The Company Movie Review
The title sequence of Robert Altman's "The Company," a fictional verite peek behind the curtain of Chicago's Joffrey Ballet, consists of a conceptual dance with rainbow lighting and iridescent strips of fabric used to create a constantly shifting web behind and among the lissome and lively dancers.
Their accompanyment is music seemingly harvested from electronic scales -- bloops and bleeps like something out of "Logan's Run." The cinematography provides the audience's perspective, as well as some shots from the back of the stage looking outward, some from just offstage, silhouetting performers in lighting from vertical scaffolds, and some from high within the scaffolding itself.
There are several such sequences throughout the film (they represent passages of time -- one performance for each season at the Ballet), but this first dance literally sets the stage. Altman is metaphorically announcing his intention to spy on every aspect of his subject from the locker rooms and practice barres to covetous company politics and interpersonal cattiness to calluses, injuries and affairs interfering with ambition.
Written by Barbara Turner ("Pollock," "Georgia") from a concept by actress and former ballerina Neve Campbell ("Scream," etc.), "The Company" also stars Campbell in the movie's ostensible main role as a talented lower-rung dancer who gets her due chance to move into a featured position when another girl is injured. But she's only the lead insomuch as Altman also peers in on snippets of her personal life -- a night job tending bar, a budding relationship with a cute young chef (James Franco), contending with her nervous, controlling busybody mother -- to personalize and personify what any underpaid chorus dancer toils through for his or her art.
Like the dances, many of the movie's emotions are implicit, conveyed with telling glances and other physical inflections, and as such, the pressure and strain underneath it all feels raw and unscripted. But the film has no arc -- it's heavy on ambiance, light on plot -- and the sparseness of the story requires an effort from the audience to ponder those elusive moods and feelings.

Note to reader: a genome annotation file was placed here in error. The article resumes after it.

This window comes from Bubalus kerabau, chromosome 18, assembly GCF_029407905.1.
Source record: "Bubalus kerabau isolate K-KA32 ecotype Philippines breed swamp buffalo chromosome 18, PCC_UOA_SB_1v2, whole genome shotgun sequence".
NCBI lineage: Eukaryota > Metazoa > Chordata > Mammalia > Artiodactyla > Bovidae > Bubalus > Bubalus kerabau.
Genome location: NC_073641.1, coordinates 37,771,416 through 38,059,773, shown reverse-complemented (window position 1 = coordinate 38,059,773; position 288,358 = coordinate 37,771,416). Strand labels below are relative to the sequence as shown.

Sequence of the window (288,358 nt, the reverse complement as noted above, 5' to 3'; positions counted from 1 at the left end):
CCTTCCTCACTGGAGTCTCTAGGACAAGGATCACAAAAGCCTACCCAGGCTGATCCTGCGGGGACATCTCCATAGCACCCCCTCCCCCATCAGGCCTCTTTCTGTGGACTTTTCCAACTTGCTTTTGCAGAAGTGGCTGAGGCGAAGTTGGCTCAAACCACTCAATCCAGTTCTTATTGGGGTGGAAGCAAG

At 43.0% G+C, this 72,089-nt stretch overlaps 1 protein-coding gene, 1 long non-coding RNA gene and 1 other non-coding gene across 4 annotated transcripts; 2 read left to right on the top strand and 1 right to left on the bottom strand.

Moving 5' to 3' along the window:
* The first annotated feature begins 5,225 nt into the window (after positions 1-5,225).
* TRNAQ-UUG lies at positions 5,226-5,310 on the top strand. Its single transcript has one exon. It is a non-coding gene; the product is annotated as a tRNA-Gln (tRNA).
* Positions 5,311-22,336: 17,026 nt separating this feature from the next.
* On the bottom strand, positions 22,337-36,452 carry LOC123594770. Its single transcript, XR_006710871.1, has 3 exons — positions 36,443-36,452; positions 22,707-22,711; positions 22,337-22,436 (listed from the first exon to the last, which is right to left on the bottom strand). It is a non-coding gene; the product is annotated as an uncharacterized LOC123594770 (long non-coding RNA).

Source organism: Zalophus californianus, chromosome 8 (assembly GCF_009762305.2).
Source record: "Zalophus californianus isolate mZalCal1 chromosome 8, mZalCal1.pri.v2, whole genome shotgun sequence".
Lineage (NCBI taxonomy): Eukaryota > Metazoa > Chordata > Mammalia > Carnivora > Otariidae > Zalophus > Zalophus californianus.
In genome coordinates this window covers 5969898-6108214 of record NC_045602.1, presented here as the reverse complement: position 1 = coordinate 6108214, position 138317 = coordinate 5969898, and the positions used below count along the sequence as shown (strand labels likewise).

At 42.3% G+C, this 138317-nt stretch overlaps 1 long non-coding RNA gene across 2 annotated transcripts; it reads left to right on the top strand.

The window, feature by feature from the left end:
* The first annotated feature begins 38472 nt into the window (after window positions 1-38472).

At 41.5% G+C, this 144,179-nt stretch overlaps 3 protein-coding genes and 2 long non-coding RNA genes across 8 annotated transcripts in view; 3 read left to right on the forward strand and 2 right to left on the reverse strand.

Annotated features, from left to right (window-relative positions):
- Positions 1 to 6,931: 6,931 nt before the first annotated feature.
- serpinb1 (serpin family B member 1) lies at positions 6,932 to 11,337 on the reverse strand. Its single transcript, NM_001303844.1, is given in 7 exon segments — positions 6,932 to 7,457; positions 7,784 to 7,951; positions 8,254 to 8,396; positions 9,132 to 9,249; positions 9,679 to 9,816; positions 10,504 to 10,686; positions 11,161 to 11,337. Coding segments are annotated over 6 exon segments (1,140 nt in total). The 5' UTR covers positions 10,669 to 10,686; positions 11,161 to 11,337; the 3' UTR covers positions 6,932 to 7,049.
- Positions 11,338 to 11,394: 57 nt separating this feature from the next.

As with all Altman's work, "The Company" is a film of astutely potent moments (the dance numbers are all bold, unconventional and beautiful, save one daft show with red gorilla suits and other ridiculous costumes) and of nuanced performances. Tiny tell-tale gestures (the ways Campbell says, "Hi mom" as if she hopes that will be enough) give you glimpses into the souls of the characters, most of whom are habitually reticent from being under the thumb of the Ballet's reviled but respected director, played with patronizing, dismissive, arrogant aplomb by the fabulous Malcolm McDowell.
Without a particular interest in dance, however, the picture may not seem especially memorable, moving or entertaining. The furtive voyeuristic quality of its narrative -- in which Campbell pensively comes to see a life beyond the Joffrey -- is just enough to hold one's interest between the stage numbers.
But then, ironically enough, those numbers will probably be more interesting to those who don't have an interest in dance than those who do. I suspect regular ballet-goers will be distracted, if not annoyed, by the jumping around between perspectives during the performances, each of which were real Joffrey performances that seem as if they would be more riveting without the cinematic machination.